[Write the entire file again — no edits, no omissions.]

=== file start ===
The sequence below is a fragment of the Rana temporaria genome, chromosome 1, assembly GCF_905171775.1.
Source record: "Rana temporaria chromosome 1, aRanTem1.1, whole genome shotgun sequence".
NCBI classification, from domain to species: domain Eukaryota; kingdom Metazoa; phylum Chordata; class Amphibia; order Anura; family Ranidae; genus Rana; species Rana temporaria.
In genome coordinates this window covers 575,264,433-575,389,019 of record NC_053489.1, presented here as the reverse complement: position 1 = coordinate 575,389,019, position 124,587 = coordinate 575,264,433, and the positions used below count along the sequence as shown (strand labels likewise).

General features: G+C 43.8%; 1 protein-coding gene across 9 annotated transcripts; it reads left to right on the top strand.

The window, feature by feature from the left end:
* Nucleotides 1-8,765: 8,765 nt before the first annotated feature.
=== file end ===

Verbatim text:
The sequence below is a fragment of the Rana temporaria genome, chromosome 1, assembly GCF_905171775.1.
Source record: "Rana temporaria chromosome 1, aRanTem1.1, whole genome shotgun sequence".
NCBI classification, from domain to species: domain Eukaryota; kingdom Metazoa; phylum Chordata; class Amphibia; order Anura; family Ranidae; genus Rana; species Rana temporaria.
In genome coordinates this window covers 575,264,433-575,389,019 of record NC_053489.1, presented here as the reverse complement: position 1 = coordinate 575,389,019, position 124,587 = coordinate 575,264,433, and the positions used below count along the sequence as shown (strand labels likewise).

General features: G+C 43.8%; 1 protein-coding gene across 9 annotated transcripts; it reads left to right on the top strand.

The window, feature by feature from the left end:
* Nucleotides 1-8,765: 8,765 nt before the first annotated feature.